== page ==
256 Bradford Street

256 Bradford Street, by David W. Dunlap (2008).

256 Bradford Street, by David W. Dunlap (2008).

Herman Maril's plan for his studio addition at 256 Bradford Street.

Herman Maril’s plan for his studio addition at 256 Bradford Street.

David Maril, by David W. Dunlap (2012).

David Maril, by David W. Dunlap (2012).

The most important surviving civic building from Long Point, its post office, was built around 1830. What we see from the street was originally the rear of the structure. Its distinguished second life was as the studio of the painter Herman Maril, whose work was championed by the collector Duncan Phillips. Maril, a professor at the University of Maryland, acquired this property in 1958. Working with the artist Chester Pfeiffer, he added a second-floor studio a year later, with north-facing windows, extending over a patio. (That’s Maril’s drawing of the project.) He died in 1986. His wife, Esta, a children’s psychiatric social worker, died in 2009. Their son David, a newspaperman and president of the Herman Maril Foundation, owns, uses, and cherishes the house. The studio is virtually untouched.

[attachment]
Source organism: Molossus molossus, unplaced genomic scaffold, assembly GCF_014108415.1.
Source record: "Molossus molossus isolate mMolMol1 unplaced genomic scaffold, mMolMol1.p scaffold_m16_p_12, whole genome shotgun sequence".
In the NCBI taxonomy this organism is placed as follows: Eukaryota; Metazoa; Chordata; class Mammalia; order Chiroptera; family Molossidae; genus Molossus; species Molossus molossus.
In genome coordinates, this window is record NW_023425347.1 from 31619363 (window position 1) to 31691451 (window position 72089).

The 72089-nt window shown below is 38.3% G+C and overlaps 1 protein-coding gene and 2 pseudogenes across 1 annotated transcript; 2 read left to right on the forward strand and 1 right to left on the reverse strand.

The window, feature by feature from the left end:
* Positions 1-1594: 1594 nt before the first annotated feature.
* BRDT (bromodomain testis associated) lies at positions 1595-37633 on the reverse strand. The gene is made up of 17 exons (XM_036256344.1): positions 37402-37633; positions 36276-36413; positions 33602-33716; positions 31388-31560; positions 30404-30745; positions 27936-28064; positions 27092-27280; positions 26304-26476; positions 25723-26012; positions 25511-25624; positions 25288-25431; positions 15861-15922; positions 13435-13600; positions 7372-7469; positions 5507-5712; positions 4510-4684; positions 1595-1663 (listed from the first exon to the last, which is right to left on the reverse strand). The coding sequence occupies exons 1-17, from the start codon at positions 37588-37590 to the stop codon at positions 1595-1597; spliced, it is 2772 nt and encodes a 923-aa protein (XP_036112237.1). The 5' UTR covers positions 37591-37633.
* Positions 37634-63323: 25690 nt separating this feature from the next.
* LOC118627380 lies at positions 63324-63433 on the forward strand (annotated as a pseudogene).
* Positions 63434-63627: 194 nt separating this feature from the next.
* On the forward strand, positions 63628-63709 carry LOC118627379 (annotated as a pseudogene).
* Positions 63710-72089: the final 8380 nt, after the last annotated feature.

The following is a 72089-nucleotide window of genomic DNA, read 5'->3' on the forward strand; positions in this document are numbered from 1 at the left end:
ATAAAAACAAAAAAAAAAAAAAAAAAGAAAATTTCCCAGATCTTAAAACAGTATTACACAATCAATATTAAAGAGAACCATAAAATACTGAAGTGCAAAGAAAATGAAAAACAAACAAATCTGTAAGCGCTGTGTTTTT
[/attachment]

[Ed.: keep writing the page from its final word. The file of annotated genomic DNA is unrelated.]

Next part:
More than 2,000 buildings and vessels are searchable on buildingprovincetown.com. The Building Provincetown book is available for purchase ($20) at Town Hall, Office of the Town Clerk, 260 Commercial Street, Provincetown 02657.

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